Use of less-than-lifetime (LTL) durational limits for nitrosamines: Case study of N-Nitrosodiethylamine (NDEA)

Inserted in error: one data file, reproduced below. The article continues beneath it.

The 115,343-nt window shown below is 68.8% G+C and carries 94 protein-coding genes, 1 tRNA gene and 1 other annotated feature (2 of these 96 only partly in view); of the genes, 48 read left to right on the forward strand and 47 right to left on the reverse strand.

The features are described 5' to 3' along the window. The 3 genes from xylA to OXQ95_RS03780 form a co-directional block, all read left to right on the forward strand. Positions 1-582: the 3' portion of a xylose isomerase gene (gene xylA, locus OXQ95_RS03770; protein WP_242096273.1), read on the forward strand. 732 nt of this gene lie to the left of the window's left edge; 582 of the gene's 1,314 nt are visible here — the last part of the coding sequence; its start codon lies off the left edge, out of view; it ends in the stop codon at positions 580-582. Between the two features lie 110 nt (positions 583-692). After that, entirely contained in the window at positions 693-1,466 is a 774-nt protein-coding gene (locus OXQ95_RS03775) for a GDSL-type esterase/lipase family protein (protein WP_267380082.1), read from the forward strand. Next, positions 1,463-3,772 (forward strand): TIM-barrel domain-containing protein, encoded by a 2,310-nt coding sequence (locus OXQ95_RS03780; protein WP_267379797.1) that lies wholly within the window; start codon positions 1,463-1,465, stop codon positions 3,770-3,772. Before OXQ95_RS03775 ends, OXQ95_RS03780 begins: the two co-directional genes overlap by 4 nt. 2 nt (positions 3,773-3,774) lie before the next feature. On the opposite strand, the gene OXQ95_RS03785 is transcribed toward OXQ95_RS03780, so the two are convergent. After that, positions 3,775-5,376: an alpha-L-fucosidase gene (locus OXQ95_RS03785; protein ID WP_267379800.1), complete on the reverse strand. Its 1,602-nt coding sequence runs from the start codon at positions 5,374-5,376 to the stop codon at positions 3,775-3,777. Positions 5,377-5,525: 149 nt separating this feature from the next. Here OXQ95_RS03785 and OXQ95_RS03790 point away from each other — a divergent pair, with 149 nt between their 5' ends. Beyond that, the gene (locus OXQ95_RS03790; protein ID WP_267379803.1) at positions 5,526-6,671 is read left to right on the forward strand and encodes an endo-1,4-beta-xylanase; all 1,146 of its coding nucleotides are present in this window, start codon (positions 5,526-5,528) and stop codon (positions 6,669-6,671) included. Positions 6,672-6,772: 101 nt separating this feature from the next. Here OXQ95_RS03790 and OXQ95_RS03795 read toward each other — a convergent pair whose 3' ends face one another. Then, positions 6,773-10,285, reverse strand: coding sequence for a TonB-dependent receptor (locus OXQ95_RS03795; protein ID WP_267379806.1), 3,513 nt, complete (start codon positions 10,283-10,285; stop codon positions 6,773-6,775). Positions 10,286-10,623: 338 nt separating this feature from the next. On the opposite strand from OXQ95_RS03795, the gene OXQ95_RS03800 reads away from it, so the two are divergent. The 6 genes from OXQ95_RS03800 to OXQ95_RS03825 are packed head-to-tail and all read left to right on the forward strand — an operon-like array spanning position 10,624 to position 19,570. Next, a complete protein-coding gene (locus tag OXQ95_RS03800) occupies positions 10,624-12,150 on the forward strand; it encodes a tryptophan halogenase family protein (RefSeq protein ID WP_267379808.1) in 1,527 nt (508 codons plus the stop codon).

The ICH M7(R1) guideline describes a framework to assess the carcinogenic risk of mutagenic and carcinogenic pharmaceutical impurities following less-than-lifetime (LTL) exposures. This LTL framework is important as many pharmaceuticals are not administered for a patient's lifetime and as clinical trials typically involve LTL exposures. While there has been regulatory caution about applying LTL concepts to cohort of concern (COC) impurities such as N-nitrosamines, ICH M7 does not preclude this and indeed literature data suggests that the LTL framework will be protective of patient safety for N-nitrosamines. The goal was to investigate if applying the LTL framework in ICH M7 would control exposure to an acceptable excess cancer risk in humans. Using N-nitrosodiethylamine as a case study, empirical data correlating exposure duration (as a percentage of lifespan) and cancer incidence in rodent bioassays indicate that the LTL acceptable intake (AI) as derived using the ICH M7 framework would not exceed a negligible additional risk of cancer. Therefore, controlling N-nitrosamines to an LTL AI based on the ICH M7 framework is thus demonstrated to be protective for potential carcinogenic risk to patients over the exposure durations typical of clinical trials and many prescribed medicines.
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